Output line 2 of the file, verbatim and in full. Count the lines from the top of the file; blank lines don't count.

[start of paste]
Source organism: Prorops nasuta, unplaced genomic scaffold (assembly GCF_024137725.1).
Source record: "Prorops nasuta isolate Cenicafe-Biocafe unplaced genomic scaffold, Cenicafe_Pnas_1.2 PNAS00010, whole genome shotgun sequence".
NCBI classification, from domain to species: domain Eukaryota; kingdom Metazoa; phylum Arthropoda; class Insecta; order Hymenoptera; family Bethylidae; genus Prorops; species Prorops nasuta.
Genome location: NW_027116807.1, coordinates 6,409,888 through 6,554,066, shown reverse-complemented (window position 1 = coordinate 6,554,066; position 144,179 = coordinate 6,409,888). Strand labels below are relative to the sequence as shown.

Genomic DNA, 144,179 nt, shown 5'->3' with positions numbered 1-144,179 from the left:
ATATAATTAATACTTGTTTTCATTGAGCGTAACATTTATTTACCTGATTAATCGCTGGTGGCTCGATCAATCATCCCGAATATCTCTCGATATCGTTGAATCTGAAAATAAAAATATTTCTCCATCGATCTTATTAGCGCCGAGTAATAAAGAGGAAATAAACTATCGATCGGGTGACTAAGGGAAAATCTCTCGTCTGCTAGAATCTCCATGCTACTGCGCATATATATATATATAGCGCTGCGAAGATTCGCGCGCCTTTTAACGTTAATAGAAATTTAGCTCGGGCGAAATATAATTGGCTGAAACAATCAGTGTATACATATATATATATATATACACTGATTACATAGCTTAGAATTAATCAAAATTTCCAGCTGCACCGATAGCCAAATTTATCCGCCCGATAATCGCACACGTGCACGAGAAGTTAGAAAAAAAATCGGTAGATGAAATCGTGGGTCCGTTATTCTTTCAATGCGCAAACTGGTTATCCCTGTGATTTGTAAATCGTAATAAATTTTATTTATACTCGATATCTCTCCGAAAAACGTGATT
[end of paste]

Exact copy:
Source record: "Prorops nasuta isolate Cenicafe-Biocafe unplaced genomic scaffold, Cenicafe_Pnas_1.2 PNAS00010, whole genome shotgun sequence".